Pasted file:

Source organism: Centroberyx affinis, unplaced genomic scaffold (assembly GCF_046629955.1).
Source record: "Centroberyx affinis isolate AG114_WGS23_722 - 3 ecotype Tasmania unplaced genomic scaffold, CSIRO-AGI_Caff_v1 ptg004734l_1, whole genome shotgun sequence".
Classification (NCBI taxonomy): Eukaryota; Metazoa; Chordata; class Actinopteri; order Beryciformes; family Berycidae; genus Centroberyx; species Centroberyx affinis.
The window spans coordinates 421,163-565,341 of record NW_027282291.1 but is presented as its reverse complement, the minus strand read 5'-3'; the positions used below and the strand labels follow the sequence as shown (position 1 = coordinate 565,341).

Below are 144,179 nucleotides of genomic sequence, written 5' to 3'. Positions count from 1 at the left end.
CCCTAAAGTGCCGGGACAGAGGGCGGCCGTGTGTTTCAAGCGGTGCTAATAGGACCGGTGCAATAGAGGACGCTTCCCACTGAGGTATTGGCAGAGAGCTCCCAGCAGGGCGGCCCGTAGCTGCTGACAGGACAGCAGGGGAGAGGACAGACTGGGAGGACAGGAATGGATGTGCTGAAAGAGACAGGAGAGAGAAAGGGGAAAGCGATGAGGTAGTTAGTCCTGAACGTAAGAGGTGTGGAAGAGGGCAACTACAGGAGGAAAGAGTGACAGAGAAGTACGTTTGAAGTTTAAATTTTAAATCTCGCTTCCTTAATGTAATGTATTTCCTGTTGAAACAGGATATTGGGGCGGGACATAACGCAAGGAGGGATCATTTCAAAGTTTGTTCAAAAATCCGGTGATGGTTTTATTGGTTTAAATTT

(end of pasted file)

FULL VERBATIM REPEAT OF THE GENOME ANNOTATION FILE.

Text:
Source organism: Centroberyx affinis, unplaced genomic scaffold (assembly GCF_046629955.1).
Source record: "Centroberyx affinis isolate AG114_WGS23_722 - 3 ecotype Tasmania unplaced genomic scaffold, CSIRO-AGI_Caff_v1 ptg004734l_1, whole genome shotgun sequence".
Classification (NCBI taxonomy): Eukaryota; Metazoa; Chordata; class Actinopteri; order Beryciformes; family Berycidae; genus Centroberyx; species Centroberyx affinis.
The window spans coordinates 421,163-565,341 of record NW_027282291.1 but is presented as its reverse complement, the minus strand read 5'-3'; the positions used below and the strand labels follow the sequence as shown (position 1 = coordinate 565,341).

Below are 144,179 nucleotides of genomic sequence, written 5' to 3'. Positions count from 1 at the left end.
CCCTAAAGTGCCGGGACAGAGGGCGGCCGTGTGTTTCAAGCGGTGCTAATAGGACCGGTGCAATAGAGGACGCTTCCCACTGAGGTATTGGCAGAGAGCTCCCAGCAGGGCGGCCCGTAGCTGCTGACAGGACAGCAGGGGAGAGGACAGACTGGGAGGACAGGAATGGATGTGCTGAAAGAGACAGGAGAGAGAAAGGGGAAAGCGATGAGGTAGTTAGTCCTGAACGTAAGAGGTGTGGAAGAGGGCAACTACAGGAGGAAAGAGTGACAGAGAAGTACGTTTGAAGTTTAAATTTTAAATCTCGCTTCCTTAATGTAATGTATTTCCTGTTGAAACAGGATATTGGGGCGGGACATAACGCAAGGAGGGATCATTTCAAAGTTTGTTCAAAAATCCGGTGATGGTTTTATTGGTTTAAATTT